Koenigsegg Agera RS and Regera – the power madness continues | CAR Magazine

Koenigsegg Agera RS and Regera – the power madness continues

Published: 05 March 2015 Updated: 02 February 2017

► Two new Koenigsegg hypercars at Geneva 2015
Koenigsegg Agera RS: a more extreme(!) Agera R
► Koenigsegg Regera: one engine, three motors, 1500bhp

Koenigsegg has revealed two new supercars at the 2015 Geneva show: the Koenigsegg Agera RS and the Koenigsegg Regera. In true Koenigsegg style, they’re stratospherically powerful, produced in small numbers and just a little bit scary. In a break with form, though, one of them is a hybrid. The world’s most powerful hybrid car, mind you.

The straightforward one: Koenigsegg Agera RS

The Koenigsegg Agera R is not known for being a slow car. Working on the principle that too much is never enough, however, the Swedish firm has come up with a yet-faster version: the Agera RS.

Using parts and knowledge developed from the sledgehammer Koenigsegg One:1 project, the RS is a more track-focussed evolution of the Agera R.

It’s lost weight and gained downforce: extra winglets, underbody aero bits and an active rear wing generate 450kg of downforce at 155mph. It’s like carrying a Caterham on the roof.

The Agera RS would ace most games of Top Trumps: the 5.0-litre twin-turbo V8 now develops 1160bhp (small fry compared with the One:1’s 1329bhp) and 0-300km/h (186mph) is out of the way in 14 seconds (a VW Up 1.0 hasn’t cracked 60mph by that point).

It looks suitably expensive: there’s highly polished exposed-weave carbonfibre on pretty much every surface you can see on the Agera RS, from the bodywork to the wheels, and, when you swing the doors forwards, the instrument binnacle.

Fancy one? Koenigsegg plans to make 25 of them and has sold 10 before the show, so you’ll have to be snappy.

The really mad one: Koenigsegg Regera

This is Koenigsegg’s first go at a hybrid car, although they’re not calling it one because ‘Christian [von Koenigsegg, company founder] is not a fan of hybrids.’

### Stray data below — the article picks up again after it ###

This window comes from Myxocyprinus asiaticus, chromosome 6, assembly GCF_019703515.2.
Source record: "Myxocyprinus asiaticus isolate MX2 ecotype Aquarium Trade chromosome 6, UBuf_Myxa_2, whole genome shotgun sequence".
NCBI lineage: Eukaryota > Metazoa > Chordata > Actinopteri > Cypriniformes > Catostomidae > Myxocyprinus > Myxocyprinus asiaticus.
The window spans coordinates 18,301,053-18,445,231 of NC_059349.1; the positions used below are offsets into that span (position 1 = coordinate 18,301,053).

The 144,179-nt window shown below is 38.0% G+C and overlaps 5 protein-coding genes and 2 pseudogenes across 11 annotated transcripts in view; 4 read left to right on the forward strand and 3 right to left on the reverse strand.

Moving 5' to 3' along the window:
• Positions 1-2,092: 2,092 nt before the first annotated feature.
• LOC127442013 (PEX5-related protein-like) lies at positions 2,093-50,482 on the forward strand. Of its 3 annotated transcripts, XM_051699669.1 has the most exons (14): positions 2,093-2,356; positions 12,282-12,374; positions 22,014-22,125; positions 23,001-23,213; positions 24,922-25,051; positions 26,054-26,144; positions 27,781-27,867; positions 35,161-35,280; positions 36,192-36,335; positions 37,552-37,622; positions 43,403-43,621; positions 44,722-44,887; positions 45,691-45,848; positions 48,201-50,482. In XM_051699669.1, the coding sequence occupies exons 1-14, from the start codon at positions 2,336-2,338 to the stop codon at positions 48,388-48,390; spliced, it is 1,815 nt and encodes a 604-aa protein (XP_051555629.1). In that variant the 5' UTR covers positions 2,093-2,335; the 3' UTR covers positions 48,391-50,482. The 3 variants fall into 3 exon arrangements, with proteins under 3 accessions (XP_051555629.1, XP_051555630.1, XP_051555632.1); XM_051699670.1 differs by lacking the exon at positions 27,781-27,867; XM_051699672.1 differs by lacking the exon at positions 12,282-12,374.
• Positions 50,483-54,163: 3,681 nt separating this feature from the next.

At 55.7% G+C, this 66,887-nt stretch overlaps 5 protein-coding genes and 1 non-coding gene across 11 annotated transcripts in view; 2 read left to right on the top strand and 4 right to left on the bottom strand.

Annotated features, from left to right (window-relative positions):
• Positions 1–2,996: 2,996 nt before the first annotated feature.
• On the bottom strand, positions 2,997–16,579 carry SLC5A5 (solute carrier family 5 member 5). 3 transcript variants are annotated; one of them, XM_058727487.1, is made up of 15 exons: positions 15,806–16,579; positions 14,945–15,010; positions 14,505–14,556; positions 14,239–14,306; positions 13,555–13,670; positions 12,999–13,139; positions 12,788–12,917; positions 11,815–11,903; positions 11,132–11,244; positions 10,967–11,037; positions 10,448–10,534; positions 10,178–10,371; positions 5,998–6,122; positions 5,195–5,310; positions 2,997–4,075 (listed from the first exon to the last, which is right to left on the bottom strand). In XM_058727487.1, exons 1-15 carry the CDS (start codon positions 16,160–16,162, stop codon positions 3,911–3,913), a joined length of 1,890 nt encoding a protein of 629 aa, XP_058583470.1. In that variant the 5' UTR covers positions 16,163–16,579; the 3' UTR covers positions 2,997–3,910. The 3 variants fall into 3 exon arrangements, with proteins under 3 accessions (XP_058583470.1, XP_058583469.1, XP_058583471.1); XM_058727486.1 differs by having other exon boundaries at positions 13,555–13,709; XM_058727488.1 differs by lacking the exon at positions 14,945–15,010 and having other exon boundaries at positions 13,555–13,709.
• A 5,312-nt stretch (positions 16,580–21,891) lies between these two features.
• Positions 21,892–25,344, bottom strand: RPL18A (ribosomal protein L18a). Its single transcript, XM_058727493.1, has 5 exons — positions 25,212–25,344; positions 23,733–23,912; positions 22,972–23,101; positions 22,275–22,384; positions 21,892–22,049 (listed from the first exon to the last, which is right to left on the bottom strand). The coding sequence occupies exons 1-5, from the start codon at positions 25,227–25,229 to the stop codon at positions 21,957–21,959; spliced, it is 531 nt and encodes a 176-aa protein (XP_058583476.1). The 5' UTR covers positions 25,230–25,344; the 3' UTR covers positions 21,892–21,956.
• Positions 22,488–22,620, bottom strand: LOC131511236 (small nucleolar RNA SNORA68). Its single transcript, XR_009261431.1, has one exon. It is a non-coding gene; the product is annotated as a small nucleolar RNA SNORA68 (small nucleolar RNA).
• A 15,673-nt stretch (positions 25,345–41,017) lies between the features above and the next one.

Taking care of the engine side of things in the Regera is the now-familiar twin-turbo 5.0-litre V8, with just 1100bhp this time. The electric drive portion of the powertrain is a bit more complex: there are three electric motors, one slightly smaller one to power the crankshaft (and double as the starter motor) and another two burlier ones to drive a wheel hub each. No four-wheel drive nonsense here: the Regera remains a macho rear-wheel drive car.

All together, there’s around 1500bhp on tap. That makes it quite brisk. The estimated 0-248mph acceleration time probably puts things in perspective best, at just under 20 seconds. You can trail a charging cable from the back of the Regera to pre-charge its batteries ‘for shorter periods of time.’

From an engineering standpoint it’s an interesting car: there’s no conventional clutch and gearbox setup, but a direct drive hydraulic coupling (the electric motors take care of reverse). Koenigsegg’s been playing with hydraulics elsewhere, too. All the bodywork opens hydraulically – the door, the bonnet, the engine cover – and can be activated remotely from the keyfob, or the owner’s smartphone. Quite a party piece. Similarly, the active suspension is hydraulically actuated, as is the top-mounted active rear wing, which can be retracted completely within the car’s body.

Modestly, the Regera name is derived from Swedish word for ‘reign’ and Koenigsegg plans to make 80 examples. Why 80? Because, in the company’s words and not ours, ‘apart from being a suitable production run for Koenigsegg´s newly upgraded and refurbished production facility, the number 80 also symbolizes the principle of domination, control and achievement in Pythagorean Numerology.’ So there you go.

By James Taylor

Former features editor for CAR, occasional racer